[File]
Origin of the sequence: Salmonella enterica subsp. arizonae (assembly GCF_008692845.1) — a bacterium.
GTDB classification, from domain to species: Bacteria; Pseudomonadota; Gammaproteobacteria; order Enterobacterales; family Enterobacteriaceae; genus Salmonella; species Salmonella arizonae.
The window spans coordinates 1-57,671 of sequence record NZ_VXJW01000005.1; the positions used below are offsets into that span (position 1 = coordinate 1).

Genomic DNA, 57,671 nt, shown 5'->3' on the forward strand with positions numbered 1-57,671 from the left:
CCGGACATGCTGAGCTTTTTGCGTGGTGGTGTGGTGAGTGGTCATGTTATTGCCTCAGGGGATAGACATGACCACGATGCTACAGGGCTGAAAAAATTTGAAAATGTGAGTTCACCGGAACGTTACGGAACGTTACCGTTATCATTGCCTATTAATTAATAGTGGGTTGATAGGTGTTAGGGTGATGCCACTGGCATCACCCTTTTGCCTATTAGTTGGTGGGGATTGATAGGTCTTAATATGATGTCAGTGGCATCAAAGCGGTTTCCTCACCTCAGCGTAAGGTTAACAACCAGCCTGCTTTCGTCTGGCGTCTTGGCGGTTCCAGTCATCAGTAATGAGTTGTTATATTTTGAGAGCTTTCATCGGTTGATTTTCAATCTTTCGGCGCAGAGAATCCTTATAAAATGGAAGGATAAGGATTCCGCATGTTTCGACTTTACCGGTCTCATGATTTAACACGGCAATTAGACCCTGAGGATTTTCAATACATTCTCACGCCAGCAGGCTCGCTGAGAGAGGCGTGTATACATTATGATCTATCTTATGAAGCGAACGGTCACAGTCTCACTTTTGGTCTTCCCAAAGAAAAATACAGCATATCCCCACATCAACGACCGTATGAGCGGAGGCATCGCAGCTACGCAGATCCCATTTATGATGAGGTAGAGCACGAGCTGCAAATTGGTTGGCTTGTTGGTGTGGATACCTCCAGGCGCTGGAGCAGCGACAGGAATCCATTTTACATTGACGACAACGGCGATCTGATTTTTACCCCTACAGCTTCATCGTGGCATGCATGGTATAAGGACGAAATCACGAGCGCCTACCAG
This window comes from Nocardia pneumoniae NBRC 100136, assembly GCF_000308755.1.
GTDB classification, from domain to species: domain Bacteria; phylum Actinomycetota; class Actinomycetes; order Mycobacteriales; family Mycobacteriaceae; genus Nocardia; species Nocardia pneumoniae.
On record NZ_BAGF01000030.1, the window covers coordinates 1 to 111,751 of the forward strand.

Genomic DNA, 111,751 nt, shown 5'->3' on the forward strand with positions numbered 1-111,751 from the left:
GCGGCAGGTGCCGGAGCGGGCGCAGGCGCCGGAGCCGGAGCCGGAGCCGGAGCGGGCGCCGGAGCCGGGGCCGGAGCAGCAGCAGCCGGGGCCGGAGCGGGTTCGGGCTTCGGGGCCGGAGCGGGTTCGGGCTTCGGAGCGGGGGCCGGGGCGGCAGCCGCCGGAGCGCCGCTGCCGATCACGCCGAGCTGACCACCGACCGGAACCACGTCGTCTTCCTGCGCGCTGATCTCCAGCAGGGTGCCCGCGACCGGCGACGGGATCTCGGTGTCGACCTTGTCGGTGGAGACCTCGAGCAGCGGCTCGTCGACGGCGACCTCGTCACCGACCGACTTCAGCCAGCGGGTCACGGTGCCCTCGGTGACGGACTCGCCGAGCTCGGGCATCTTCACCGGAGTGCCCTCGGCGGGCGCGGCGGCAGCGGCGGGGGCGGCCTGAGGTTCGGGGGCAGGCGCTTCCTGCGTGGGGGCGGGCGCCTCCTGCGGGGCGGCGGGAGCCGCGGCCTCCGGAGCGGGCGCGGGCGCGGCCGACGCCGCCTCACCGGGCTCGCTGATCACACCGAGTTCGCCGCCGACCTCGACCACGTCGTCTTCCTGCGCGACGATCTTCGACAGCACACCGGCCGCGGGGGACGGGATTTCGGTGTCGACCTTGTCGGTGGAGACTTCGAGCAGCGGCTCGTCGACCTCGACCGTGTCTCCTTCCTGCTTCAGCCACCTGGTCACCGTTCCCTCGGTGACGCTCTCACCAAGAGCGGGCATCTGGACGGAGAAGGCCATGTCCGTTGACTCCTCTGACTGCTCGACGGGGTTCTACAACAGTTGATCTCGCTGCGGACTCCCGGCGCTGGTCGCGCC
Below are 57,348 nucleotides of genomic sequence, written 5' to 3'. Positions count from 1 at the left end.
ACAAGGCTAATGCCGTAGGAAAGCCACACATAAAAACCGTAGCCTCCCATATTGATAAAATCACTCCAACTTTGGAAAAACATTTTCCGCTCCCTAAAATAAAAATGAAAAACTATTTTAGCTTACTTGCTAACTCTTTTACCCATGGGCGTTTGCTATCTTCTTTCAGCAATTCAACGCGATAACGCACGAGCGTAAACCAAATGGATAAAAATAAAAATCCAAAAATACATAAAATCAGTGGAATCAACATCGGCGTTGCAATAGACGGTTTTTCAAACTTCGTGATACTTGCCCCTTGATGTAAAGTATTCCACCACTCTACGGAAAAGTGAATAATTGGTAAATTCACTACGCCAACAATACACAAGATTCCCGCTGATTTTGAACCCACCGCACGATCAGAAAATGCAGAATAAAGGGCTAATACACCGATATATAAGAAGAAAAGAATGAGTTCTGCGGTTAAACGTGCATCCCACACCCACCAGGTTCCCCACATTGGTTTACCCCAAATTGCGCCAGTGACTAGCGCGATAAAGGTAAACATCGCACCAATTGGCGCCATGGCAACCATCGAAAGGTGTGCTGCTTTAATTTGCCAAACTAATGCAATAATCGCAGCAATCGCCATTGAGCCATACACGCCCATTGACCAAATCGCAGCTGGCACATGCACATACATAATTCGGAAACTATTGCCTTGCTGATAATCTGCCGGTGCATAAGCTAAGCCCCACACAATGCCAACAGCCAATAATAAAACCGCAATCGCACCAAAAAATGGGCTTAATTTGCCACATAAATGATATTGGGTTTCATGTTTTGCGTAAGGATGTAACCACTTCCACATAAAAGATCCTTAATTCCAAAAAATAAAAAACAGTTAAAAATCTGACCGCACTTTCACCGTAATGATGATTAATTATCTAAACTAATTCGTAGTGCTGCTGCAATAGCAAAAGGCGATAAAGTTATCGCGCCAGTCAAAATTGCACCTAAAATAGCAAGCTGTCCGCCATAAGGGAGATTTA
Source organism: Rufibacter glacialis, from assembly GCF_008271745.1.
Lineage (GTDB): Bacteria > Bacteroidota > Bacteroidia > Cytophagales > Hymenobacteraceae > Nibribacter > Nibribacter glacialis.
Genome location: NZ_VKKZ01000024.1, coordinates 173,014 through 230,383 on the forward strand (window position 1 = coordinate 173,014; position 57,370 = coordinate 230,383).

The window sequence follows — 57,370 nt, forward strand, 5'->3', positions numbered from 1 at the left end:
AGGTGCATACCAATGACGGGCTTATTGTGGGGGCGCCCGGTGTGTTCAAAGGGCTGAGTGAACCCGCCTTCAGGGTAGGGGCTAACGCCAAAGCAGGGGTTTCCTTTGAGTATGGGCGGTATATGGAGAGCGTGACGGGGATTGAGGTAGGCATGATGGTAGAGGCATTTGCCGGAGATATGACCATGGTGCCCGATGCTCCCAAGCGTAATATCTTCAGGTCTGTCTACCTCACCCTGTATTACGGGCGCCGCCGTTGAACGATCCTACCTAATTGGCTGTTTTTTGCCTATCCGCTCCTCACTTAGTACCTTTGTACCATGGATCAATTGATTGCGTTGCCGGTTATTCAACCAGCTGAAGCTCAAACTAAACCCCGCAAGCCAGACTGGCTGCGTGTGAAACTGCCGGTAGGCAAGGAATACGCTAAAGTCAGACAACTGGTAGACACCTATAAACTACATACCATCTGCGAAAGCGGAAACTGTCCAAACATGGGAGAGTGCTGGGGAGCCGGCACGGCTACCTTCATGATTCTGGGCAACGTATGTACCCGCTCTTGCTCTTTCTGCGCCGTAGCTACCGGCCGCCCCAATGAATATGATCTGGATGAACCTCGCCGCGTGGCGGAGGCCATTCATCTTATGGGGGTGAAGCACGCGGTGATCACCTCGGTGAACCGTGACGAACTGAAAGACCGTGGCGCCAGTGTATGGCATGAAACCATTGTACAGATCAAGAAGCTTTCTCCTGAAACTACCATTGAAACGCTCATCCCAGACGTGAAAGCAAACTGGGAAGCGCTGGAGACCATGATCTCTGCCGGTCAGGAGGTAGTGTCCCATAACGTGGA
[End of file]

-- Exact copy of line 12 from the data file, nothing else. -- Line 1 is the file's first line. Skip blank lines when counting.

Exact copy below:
ACAAGGCTAATGCCGTAGGAAAGCCACACATAAAAACCGTAGCCTCCCATATTGATAAAATCACTCCAACTTTGGAAAAACATTTTCCGCTCCCTAAAATAAAAATGAAAAACTATTTTAGCTTACTTGCTAACTCTTTTACCCATGGGCGTTTGCTATCTTCTTTCAGCAATTCAACGCGATAACGCACGAGCGTAAACCAAATGGATAAAAATAAAAATCCAAAAATACATAAAATCAGTGGAATCAACATCGGCGTTGCAATAGACGGTTTTTCAAACTTCGTGATACTTGCCCCTTGATGTAAAGTATTCCACCACTCTACGGAAAAGTGAATAATTGGTAAATTCACTACGCCAACAATACACAAGATTCCCGCTGATTTTGAACCCACCGCACGATCAGAAAATGCAGAATAAAGGGCTAATACACCGATATATAAGAAGAAAAGAATGAGTTCTGCGGTTAAACGTGCATCCCACACCCACCAGGTTCCCCACATTGGTTTACCCCAAATTGCGCCAGTGACTAGCGCGATAAAGGTAAACATCGCACCAATTGGCGCCATGGCAACCATCGAAAGGTGTGCTGCTTTAATTTGCCAAACTAATGCAATAATCGCAGCAATCGCCATTGAGCCATACACGCCCATTGACCAAATCGCAGCTGGCACATGCACATACATAATTCGGAAACTATTGCCTTGCTGATAATCTGCCGGTGCATAAGCTAAGCCCCACACAATGCCAACAGCCAATAATAAAACCGCAATCGCACCAAAAAATGGGCTTAATTTGCCACATAAATGATATTGGGTTTCATGTTTTGCGTAAGGATGTAACCACTTCCACATAAAAGATCCTTAATTCCAAAAAATAAAAAACAGTTAAAAATCTGACCGCACTTTCACCGTAATGATGATTAATTATCTAAACTAATTCGTAGTGCTGCTGCAATAGCAAAAGGCGATAAAGTTATCGCGCCAGTCAAAATTGCACCTAAAATAGCAAGCTGTCCGCCATAAGGGAGATTTA